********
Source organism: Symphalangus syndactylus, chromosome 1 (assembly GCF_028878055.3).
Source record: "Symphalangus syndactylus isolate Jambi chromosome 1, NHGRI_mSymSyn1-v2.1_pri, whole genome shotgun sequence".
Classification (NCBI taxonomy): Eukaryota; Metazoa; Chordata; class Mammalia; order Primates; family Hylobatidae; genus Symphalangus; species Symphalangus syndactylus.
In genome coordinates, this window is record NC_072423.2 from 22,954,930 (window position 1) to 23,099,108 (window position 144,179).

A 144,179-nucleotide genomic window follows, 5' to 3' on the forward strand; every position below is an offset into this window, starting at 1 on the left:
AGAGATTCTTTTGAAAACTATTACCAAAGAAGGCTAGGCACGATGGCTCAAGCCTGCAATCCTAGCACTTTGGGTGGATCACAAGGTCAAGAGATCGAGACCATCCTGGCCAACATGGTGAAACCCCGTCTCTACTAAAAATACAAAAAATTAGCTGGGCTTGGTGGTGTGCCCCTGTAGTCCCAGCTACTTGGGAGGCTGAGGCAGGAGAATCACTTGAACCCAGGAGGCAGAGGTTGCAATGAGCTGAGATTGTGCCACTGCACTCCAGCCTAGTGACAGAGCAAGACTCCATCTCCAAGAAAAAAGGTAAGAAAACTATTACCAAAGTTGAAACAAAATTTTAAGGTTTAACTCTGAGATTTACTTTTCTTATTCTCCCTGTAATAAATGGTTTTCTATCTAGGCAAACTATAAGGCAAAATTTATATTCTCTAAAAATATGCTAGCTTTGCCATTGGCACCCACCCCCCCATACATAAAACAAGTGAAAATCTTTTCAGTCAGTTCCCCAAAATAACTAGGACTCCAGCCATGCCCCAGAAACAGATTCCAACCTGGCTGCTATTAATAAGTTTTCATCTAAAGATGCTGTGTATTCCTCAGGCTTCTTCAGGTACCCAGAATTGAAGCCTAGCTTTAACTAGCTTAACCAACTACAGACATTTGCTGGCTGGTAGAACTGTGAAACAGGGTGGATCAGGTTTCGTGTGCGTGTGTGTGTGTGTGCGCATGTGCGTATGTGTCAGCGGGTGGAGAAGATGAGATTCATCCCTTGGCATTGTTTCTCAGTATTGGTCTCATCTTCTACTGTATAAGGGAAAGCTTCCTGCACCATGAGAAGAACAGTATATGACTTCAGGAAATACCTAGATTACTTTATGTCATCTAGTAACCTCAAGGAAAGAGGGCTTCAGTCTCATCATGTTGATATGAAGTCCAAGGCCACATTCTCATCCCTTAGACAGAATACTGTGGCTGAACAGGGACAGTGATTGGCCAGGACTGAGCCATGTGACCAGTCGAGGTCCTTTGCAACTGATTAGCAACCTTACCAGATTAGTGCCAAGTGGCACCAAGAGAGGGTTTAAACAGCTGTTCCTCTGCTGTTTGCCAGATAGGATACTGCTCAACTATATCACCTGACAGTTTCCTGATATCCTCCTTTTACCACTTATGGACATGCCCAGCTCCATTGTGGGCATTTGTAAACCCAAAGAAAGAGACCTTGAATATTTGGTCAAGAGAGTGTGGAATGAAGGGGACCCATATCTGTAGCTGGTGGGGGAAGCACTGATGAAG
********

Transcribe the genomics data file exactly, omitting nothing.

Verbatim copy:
Source organism: Symphalangus syndactylus, chromosome 1 (assembly GCF_028878055.3).
Source record: "Symphalangus syndactylus isolate Jambi chromosome 1, NHGRI_mSymSyn1-v2.1_pri, whole genome shotgun sequence".
Classification (NCBI taxonomy): Eukaryota; Metazoa; Chordata; class Mammalia; order Primates; family Hylobatidae; genus Symphalangus; species Symphalangus syndactylus.
In genome coordinates, this window is record NC_072423.2 from 22,954,930 (window position 1) to 23,099,108 (window position 144,179).

A 144,179-nucleotide genomic window follows, 5' to 3' on the forward strand; every position below is an offset into this window, starting at 1 on the left:
AGAGATTCTTTTGAAAACTATTACCAAAGAAGGCTAGGCACGATGGCTCAAGCCTGCAATCCTAGCACTTTGGGTGGATCACAAGGTCAAGAGATCGAGACCATCCTGGCCAACATGGTGAAACCCCGTCTCTACTAAAAATACAAAAAATTAGCTGGGCTTGGTGGTGTGCCCCTGTAGTCCCAGCTACTTGGGAGGCTGAGGCAGGAGAATCACTTGAACCCAGGAGGCAGAGGTTGCAATGAGCTGAGATTGTGCCACTGCACTCCAGCCTAGTGACAGAGCAAGACTCCATCTCCAAGAAAAAAGGTAAGAAAACTATTACCAAAGTTGAAACAAAATTTTAAGGTTTAACTCTGAGATTTACTTTTCTTATTCTCCCTGTAATAAATGGTTTTCTATCTAGGCAAACTATAAGGCAAAATTTATATTCTCTAAAAATATGCTAGCTTTGCCATTGGCACCCACCCCCCCATACATAAAACAAGTGAAAATCTTTTCAGTCAGTTCCCCAAAATAACTAGGACTCCAGCCATGCCCCAGAAACAGATTCCAACCTGGCTGCTATTAATAAGTTTTCATCTAAAGATGCTGTGTATTCCTCAGGCTTCTTCAGGTACCCAGAATTGAAGCCTAGCTTTAACTAGCTTAACCAACTACAGACATTTGCTGGCTGGTAGAACTGTGAAACAGGGTGGATCAGGTTTCGTGTGCGTGTGTGTGTGTGTGCGCATGTGCGTATGTGTCAGCGGGTGGAGAAGATGAGATTCATCCCTTGGCATTGTTTCTCAGTATTGGTCTCATCTTCTACTGTATAAGGGAAAGCTTCCTGCACCATGAGAAGAACAGTATATGACTTCAGGAAATACCTAGATTACTTTATGTCATCTAGTAACCTCAAGGAAAGAGGGCTTCAGTCTCATCATGTTGATATGAAGTCCAAGGCCACATTCTCATCCCTTAGACAGAATACTGTGGCTGAACAGGGACAGTGATTGGCCAGGACTGAGCCATGTGACCAGTCGAGGTCCTTTGCAACTGATTAGCAACCTTACCAGATTAGTGCCAAGTGGCACCAAGAGAGGGTTTAAACAGCTGTTCCTCTGCTGTTTGCCAGATAGGATACTGCTCAACTATATCACCTGACAGTTTCCTGATATCCTCCTTTTACCACTTATGGACATGCCCAGCTCCATTGTGGGCATTTGTAAACCCAAAGAAAGAGACCTTGAATATTTGGTCAAGAGAGTGTGGAATGAAGGGGACCCATATCTGTAGCTGGTGGGGGAAGCACTGATGAAG